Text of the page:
As if the oil spill in the gulf weren’t already sticky and complicated enough, news started emerging late Tuesday of a second oil well in the region leaking crude, producing an oil slick that was visible from the air.
The news was spotty and a little vague, but the Department of Interior did confirm Tuesday that “small amounts of oil – on average of less than one-third of a barrel per day – have been leaking” from wells operated by a company called Taylor Energy.
CNBC was reporting that this new leak originated from a production platform that was destroyed by an underwater mudslide in 2004, when Hurricane Ivan slammed the area. The site has been leaking ever since, as Taylor has sought to contain and close the well.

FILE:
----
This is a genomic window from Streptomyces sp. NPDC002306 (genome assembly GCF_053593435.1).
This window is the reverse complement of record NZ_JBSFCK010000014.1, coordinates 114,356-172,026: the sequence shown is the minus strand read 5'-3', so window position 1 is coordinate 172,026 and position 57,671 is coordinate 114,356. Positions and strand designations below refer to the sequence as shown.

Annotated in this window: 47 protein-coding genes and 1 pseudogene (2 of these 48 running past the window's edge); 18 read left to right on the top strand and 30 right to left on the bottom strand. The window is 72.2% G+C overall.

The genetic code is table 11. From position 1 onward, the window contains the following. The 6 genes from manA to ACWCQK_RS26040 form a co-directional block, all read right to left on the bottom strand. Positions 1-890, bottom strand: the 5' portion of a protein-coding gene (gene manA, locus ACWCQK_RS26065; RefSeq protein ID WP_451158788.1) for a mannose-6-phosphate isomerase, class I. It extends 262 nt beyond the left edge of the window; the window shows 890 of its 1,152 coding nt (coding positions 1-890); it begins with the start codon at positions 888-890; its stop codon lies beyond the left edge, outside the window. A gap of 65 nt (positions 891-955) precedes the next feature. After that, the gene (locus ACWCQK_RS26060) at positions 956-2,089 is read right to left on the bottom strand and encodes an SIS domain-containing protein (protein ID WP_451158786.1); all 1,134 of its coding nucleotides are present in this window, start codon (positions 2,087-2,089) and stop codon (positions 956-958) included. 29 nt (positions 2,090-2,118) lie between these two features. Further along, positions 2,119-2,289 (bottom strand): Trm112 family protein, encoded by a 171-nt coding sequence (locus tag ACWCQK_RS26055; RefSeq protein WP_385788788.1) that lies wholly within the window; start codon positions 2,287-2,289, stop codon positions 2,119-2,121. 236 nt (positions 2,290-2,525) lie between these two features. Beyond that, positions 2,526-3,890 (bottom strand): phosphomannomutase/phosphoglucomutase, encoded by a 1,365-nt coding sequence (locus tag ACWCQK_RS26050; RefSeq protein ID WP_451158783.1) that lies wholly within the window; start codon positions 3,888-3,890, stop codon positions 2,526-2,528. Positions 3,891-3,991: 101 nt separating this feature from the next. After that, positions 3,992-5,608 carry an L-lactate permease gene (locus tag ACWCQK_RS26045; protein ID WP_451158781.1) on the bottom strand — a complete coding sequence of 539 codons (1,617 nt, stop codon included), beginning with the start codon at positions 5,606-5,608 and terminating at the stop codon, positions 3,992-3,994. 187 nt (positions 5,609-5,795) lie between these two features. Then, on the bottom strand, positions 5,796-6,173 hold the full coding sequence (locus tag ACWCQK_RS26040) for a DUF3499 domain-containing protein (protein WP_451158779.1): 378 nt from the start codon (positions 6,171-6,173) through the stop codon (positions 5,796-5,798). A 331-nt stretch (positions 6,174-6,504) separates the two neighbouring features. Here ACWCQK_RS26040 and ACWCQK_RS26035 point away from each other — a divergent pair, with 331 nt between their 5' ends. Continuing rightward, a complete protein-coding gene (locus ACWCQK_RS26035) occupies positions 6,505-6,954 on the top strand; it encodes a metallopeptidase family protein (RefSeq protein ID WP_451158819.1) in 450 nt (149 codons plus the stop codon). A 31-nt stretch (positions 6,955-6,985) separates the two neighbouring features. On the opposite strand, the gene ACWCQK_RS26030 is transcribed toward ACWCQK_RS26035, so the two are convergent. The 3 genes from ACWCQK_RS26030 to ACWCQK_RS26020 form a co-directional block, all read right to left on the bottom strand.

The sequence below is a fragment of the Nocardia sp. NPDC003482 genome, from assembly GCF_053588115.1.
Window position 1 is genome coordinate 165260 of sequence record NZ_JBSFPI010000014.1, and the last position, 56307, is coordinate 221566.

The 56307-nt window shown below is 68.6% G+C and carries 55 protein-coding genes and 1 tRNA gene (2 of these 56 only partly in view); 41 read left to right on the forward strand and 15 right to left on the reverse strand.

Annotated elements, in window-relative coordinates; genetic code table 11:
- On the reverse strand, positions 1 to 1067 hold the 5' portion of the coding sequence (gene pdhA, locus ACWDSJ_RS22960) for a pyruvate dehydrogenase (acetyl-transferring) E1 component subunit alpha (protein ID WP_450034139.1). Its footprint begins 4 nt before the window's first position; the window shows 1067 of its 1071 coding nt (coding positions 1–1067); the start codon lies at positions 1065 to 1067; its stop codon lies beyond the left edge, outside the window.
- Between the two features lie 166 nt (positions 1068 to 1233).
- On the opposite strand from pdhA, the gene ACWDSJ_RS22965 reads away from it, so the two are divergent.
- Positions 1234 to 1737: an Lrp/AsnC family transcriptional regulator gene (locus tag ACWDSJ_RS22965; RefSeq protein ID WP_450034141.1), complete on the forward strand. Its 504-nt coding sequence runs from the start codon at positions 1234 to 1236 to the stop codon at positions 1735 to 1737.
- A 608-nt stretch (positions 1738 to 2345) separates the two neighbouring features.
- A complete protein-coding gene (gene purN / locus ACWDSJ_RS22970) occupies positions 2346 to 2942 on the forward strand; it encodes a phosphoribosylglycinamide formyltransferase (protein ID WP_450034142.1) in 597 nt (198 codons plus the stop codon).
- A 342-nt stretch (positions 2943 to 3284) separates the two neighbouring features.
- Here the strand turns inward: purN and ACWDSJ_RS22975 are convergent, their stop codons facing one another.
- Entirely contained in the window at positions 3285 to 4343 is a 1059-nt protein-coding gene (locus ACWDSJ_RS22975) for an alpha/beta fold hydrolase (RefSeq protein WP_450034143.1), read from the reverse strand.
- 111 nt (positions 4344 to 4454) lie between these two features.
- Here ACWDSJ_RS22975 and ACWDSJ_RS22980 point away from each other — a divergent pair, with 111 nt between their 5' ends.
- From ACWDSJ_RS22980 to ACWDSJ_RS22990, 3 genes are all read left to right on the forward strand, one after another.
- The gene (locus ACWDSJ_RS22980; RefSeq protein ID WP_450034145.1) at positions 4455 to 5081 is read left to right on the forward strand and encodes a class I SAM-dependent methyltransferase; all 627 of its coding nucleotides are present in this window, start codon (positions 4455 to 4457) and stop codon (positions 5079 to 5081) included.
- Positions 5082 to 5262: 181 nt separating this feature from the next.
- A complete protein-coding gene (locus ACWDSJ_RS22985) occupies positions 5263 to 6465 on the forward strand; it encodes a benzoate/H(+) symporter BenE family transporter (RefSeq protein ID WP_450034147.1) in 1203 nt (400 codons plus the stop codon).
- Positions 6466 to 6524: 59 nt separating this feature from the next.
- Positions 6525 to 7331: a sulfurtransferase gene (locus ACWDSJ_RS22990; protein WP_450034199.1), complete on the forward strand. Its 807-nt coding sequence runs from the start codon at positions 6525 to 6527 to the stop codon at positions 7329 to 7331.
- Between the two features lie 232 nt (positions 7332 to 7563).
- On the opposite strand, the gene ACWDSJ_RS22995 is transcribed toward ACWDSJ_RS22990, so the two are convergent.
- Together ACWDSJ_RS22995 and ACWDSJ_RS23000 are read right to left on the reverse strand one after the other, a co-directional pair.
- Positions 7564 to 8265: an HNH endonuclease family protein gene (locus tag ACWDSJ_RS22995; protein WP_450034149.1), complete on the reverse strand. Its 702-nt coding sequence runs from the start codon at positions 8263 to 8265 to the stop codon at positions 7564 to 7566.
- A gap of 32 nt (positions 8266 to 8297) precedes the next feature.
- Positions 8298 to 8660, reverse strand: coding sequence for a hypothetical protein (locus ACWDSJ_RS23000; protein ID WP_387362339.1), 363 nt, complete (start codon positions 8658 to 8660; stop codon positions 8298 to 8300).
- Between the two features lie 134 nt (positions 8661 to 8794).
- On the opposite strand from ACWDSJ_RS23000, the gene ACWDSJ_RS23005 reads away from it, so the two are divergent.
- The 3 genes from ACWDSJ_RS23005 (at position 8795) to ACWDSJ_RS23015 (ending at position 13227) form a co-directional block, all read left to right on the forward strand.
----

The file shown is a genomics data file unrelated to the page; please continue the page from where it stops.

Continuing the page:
Taylor Energy, meanwhile, issued a statement Tuesday, saying that the photos of a second oil slick were taken while the company was actively working at the site, deploying a containment system: “Unidentified aircraft took photos this weekend that incorrectly reported an oil leak coming from the drilling rig Ocean Saratoga. At the time of these photos, Taylor Energy was actually conducting marine operations on site with a 180 foot dynamically positioned workboat for a regularly scheduled subsea containment system drainage,” the company said.
So it’s a small leak that Taylor is actively trying to contain.
But what’s a little less clear is how long this leak, which is still producing around 14 gallons a day – roughly a car tank’s worth – has been belching oil into the open ocean. Yes, Taylor is working to contain it, but how many days out of the last six years has oil been flowing freely? Assuming the leakage rate was always 14 daily gallons, that’s more than 30,600 gallons since 2004.